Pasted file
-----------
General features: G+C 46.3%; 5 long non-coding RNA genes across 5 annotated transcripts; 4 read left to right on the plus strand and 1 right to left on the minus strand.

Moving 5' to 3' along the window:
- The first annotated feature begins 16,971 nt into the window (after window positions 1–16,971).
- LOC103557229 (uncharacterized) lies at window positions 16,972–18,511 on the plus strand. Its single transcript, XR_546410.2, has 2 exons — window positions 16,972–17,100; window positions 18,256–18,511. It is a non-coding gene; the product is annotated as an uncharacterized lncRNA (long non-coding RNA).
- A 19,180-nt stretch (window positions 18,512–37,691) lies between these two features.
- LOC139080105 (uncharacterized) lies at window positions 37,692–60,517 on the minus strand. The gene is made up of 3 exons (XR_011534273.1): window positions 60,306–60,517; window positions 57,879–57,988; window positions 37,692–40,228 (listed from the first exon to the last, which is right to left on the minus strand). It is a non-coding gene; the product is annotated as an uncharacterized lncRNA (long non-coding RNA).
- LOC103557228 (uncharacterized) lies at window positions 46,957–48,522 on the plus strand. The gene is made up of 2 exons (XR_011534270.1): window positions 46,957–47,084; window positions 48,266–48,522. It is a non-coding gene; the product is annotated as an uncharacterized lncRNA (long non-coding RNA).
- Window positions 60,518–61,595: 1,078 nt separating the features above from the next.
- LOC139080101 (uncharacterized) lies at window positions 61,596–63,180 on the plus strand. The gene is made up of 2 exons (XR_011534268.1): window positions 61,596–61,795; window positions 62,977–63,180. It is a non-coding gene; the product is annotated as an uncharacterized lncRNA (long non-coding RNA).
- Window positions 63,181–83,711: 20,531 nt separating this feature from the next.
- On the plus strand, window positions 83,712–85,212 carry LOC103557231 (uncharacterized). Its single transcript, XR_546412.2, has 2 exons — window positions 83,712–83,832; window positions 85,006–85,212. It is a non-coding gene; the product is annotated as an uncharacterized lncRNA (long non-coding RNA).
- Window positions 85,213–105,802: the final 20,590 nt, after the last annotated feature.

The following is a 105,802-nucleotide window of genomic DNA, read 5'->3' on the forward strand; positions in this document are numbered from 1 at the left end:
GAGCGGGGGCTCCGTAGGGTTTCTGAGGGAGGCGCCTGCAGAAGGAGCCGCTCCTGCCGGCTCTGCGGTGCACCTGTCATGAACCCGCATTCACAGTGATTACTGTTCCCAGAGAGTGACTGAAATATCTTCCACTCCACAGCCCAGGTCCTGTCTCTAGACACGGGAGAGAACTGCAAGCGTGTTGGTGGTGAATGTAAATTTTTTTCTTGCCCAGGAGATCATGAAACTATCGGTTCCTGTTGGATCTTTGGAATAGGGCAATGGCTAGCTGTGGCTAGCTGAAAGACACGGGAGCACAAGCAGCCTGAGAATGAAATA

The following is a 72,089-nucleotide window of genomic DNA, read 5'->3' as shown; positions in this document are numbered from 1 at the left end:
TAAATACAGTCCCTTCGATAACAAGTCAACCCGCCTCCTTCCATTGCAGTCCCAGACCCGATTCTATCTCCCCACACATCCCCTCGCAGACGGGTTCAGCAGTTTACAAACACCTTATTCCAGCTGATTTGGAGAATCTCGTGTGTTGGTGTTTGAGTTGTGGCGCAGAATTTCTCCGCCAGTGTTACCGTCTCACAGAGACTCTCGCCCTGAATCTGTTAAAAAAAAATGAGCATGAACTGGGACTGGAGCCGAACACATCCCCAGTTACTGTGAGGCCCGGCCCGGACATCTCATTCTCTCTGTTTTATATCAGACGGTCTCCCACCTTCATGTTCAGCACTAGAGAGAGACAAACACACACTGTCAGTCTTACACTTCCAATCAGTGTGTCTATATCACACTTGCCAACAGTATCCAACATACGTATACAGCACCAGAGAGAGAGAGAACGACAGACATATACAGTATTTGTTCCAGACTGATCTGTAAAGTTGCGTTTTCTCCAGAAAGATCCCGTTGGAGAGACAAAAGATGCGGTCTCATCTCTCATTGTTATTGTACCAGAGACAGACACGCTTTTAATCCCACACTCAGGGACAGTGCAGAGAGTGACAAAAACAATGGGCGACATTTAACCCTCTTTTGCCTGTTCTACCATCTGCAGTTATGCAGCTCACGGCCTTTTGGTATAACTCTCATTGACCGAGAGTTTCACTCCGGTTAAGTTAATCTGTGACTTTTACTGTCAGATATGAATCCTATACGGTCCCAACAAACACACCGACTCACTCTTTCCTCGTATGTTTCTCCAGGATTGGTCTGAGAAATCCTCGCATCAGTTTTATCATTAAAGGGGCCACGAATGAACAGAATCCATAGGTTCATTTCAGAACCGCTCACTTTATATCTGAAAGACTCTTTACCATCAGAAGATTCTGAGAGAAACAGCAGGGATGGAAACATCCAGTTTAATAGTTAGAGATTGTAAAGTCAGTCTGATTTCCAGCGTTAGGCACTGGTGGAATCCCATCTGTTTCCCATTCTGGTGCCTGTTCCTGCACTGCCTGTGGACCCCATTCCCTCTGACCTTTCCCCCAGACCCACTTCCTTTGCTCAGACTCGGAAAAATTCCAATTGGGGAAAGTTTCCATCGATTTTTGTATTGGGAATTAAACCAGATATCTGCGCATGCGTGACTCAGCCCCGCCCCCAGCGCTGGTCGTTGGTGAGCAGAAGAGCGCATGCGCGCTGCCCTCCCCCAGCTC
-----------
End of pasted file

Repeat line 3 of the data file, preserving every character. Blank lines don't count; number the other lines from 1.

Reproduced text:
- The first annotated feature begins 16,971 nt into the window (after window positions 1–16,971).